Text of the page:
I would surmise it is difficult to assess the direct enfluence Tao philosophy on haikai no renku or haiku on such as Buson; other than, as one applies what one conceives as Tao-ish to translations or original Japanese.  It's like, at least to me, 20/20 hindsight.  Certainly, Yosa Buson, was keen to know the Chinese roots alluded to in his writing as it was in his time common to such poets as he.  I suppose, one could build a case to say that Taoism shaped Chinese poetry and therefore shaped those that were enfluenced thusly.  As I am reading in Professor Cheryl Crowley's book, "Haiku Poet Yosa Buson an the Bashou Revival", Buson was of the "bunjin" (which is as yet not clear to me as I am just starting to read Professor Crowley's book, so, there is much gap to fill).  Although, it seems that the "bunjin" more enfluenced by Confucianism (as contrasted to Taoism); but, I am sure there are overlaps and nuances in both. 

As to haikai and its literary "tree" branches of waka, I think it is reasonable to assume that many Chinese philosophies came into play.

Happy Holidays to David and Gabi!

ciao... chibi

Scott Metz

well, there is Peipei Qiu's book Basho and the Dao: The Zhuangzi and the Transformation of Haikai

and an interview with her at Simply Haiku from 2005:

it's certainly a fascinating and important connection, and if it influenced Basho then it certainly, organically, unknowingly, affected m/any of the readers/writers he's influenced.

personally, i'd like to see more study on haiku's connection to Shintōism, Japan's indigenous religion. to me, that's getting to the core/heart of haiku and Japanese culture/society. Buddhism, Zen, Taoism were all, of course, imported and grafted on/in/to Japanese culture, and important in many ways. (in fact, though, i often wonder if one can even talk about Japanese haiku without first discussing, deeply, Shintōism, with it's foci being on Nature and the seasons; it's the roots and trunk, if not the very soil; the others merely feel like branches, or the mere surface of the sea). but the West received Buddhism and Zen first and most forcefully (Blyth). and so that's become the mantra.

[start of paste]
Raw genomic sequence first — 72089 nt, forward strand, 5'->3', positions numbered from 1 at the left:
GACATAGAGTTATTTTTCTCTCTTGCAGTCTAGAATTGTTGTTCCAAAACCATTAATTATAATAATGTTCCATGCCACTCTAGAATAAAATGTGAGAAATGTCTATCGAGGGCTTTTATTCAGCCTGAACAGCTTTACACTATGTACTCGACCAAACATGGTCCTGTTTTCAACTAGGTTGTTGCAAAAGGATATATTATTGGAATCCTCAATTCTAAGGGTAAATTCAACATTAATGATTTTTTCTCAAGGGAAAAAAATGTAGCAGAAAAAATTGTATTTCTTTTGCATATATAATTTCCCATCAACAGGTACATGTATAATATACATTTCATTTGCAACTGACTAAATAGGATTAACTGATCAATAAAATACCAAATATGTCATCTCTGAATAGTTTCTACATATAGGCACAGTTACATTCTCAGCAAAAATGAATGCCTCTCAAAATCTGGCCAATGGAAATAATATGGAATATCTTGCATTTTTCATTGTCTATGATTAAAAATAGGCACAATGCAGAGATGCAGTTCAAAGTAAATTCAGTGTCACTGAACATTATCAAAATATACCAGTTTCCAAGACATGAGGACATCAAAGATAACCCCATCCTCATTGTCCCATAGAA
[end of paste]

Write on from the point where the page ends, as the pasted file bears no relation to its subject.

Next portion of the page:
Gabi Greve

well I am still working on the many Shinto rituals that are kigo for haiku - and have collected a bit of background information.

Lately I added some of the more famous shrines too.

The Japanese culture of rice growing has its rituals in Shinto shrines, with the emperor being our most important rice planter  . . .

Many of the Shinto rice rituals are kigo

But there should be a lot more out there, quite true!



my scholarship for this discussion is too limited to make any substantive contribution. may i ask whether any of the greater, well known haiku poets studied "taoism" per se. i don't really know whether any of them were recognized as zen students per se. did any receive zen transmission, inka or denbo or whatever it's called.

over the centuries the relationship between haiku poetries and zen buddhism changed substantially as the place of zen among different buddhisms changed, no? am i mistaken. taoism i would have guessed is more a general part of the whole chinese cultural infusion into japanese society over many centuries. there isn't any specifically taoist tradition in japan is there.

as an aside to the discussion once in my youth i asked a scholar about taoism and was quoted Ecclesiastes, everything has its season etc. every spiritual tradition has its own elements of taoism in it.

Quote from: chibi575 on December 05, 2011, 02:09:41 PM
I would surmise it is difficult to assess the direct enfluence Tao philosophy on haikai no renku or haiku on such as Buson; other than, as one applies what one conceives as Tao-ish to translations or original Japanese.  It's like, at least to me, 20/20 hindsight.  Certainly, Yosa Buson, was keen to know the Chinese roots alluded to in his writing as it was in his time common to such poets as he. 

Larry Bole

The direct influence of Taoism on haikai came from reading Zhuangzi, as has been noted above by Scott Metz, referring to Peipei Qiu's book.

As Qiu writes in the introduction, Basho "repeatedly instructed his followers to study the Zhuangzi. According to his disciples, Basho's teaching on haikai 'encapsulated the quintessence of Zhuangzi's thought'." In the course of her book, she cites 67 haikai verses (if I have counted correctly), by both Basho and other poets as well.

Blyth discusses the influence of Taoism on haiku in vol. 1 of Haiku, Section 1, "The Spiritual Origins of Haiku," part 3. Taoism. He starts by quoting from various texts of Laotze (Roushi) and Chuangtse (Soushi) (aka Zhuangzi). He then cites eight haiku that make reference to various of Zhuangzi's writings.

Blyth points out the influence in particular of Zhuangzi's butterfly passage, in which he wonders if he is a man who dreamed of being a butterfly, or a butterfly dreaming of being a man. Blyth points out that "This was the origin of many haiku concerning butterflies..." But of the eight haiku Blyth cites, four are based on other passages of Zhuangzi.

Basho's most direct reference to Zhuangzi's butterfly is probably in this haiku:

kimi ya choo ware ya sooji ga yumegokoro

you're the butterfly
I'm Zhuangzi's
dreaming heart

--Basho, Tr. Barnhill

An excerpt from Barnhill' comment:

"Basho sent this hokku to his disciple Dosui in a letter, where Basho refers to the famous story in Zhuangzi..."